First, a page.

We've heard a handful of complaints about Google's Nexus 7 screen dimming and flickering, but they pale in comparison to this story from New York tech industry professional Ed Zitron, who is currently dwelling in Nexus 7 support hell.
I was really excited about the Nexus 7, for just two hundred dollars I could get a device that I could sling in my bag, play with, enjoy mindlessly and then put away --a nicety, a frivolity, something enjoyable and cheap that I wouldn’t worry about.
I went to buy the Nexus 7, and realized I did not have my credit card information stored on the account it logged onto. I have three Google Apps accounts. Naturally, I went to change the account to the right one, and received a lovely error about how I’d tried to start the purchase on another account.
I threw my arms up in annoyance and considered canning the whole purchase, but I soldiered on instead. I didn't know this was an omen.
I entered my credit card information. I bought it. It arrived in one day. I was very impressed.
The Nexus 7 was fast, slick, and looked great with movies. I went to download HBO Go, a great app choice for a device made specifically to consume digital content. Except on a tablet, the app looked like a big blown-up Android phone, with greasy, pixelated images. I tried this again with several other apps that claimed to work on tablets, receiving the disgusting blown-up version again and again.
Eventually I gave up and went to the Play store to spend my $25 on videos. I watched half an episode of Breaking Bad and smiled smugly at my digital aptitude. I took it home and boasted to my (unimpressed) fiancé.
I took it to work with me the next day. I loaded SNES games onto it. I was prepared to use it as it was meant to be used – as a big fat content device that I’d mess around with then slap back in my bag.
Then, out of nowhere, the screen went funny.
It was washed out. It ghosted. It looked bad. In fact, it was unusable. I reset it, both hard and soft, I upgraded the OS, I reinstalled the OS, I let it lose all of its charge. I called Google Support and waited on hold for 50 minutes before giving up.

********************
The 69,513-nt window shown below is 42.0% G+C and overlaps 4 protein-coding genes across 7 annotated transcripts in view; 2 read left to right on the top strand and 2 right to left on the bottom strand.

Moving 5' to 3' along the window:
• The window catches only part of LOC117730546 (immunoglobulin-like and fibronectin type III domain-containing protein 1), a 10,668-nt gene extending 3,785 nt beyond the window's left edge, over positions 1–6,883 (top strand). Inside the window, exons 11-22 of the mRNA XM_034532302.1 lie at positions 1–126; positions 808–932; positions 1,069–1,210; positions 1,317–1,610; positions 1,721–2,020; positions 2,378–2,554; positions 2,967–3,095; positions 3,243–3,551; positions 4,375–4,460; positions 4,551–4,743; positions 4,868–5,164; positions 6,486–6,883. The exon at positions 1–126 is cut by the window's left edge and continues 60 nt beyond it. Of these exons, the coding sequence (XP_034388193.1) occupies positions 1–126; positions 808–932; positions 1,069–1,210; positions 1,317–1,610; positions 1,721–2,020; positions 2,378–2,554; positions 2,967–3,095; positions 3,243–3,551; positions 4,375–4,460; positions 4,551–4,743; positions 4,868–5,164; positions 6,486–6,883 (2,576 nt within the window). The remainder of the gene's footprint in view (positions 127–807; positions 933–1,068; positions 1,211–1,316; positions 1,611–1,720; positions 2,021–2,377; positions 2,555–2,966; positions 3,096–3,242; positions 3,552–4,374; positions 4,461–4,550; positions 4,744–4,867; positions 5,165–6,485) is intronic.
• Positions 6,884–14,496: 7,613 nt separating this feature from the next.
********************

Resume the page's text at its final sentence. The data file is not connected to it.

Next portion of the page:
I emailed support. I waited. I waited. I waited. I waited.
Days passed, and eventually a form letter told me to mail my Nexus 7 back to Google, and that a "simple link" below would let me order a new one. They’d authorize on my AMEX the cost of a new one, and I’d have 30 days to return it. When the link wasn’t there, I emailed them and got a new one. When I went to click it, I got an error.
"There was an issue loading your account information. This is probably just a server hiccup. Try reloading this page in a few minutes..."
In all this time I could have bought an iPad, broken an iPad, got a new iPad, broke that iPad, then got a new iPad. Apple –even Dell– would have given me more than radio silence and broken links, especially for a newly-released, and incredibly popular device.
I can overlook the fact that the Android homescreen doesn't rotate to landscape mode when I rotate the tablet like every single other tablet in existence does. I can overlook the fact that "Play Books," is a ridiculous name for an e-book store. That stuff is irrelevant. The problem is an absolute lack of support. Google hasn’t got the infrastructure for the Nexus 7 – either willfully or accidentally. They have no customer support, they have slow technical support. They have snippy, form-based email responses that do nothing to help or explain.
It’s been two weeks since my Nexus 7 broke, and any excitement I had for anything to do with it, or the Android platform, has evaporated in a cloud of misanthropy and frustration.
How can anyone consider Google a real competitor to Apple when it’s taken them years to get a device out the door that’s even good, let alone an iPad-beater, and they can’t support it?
How is a company with a half-assed tablet OS, a half-assed store and half-assed support able to confidently claim that they have a device that’s ready for market? I have no fanboyism. I don’t care if my device is iOS, Android, Windows RT, or Windows bloody 3.1 – if it provides the experience I want, I’m happy.
Right now, my Nexus 7 doesn’t even provide an experience.
Ed Zitron is a New York-based PR consultant and Forbes columnist. His long list of clients, and his infectious surrealist Twitter banter recently earned him the honorific of "Tech Superstar" by Business Insider.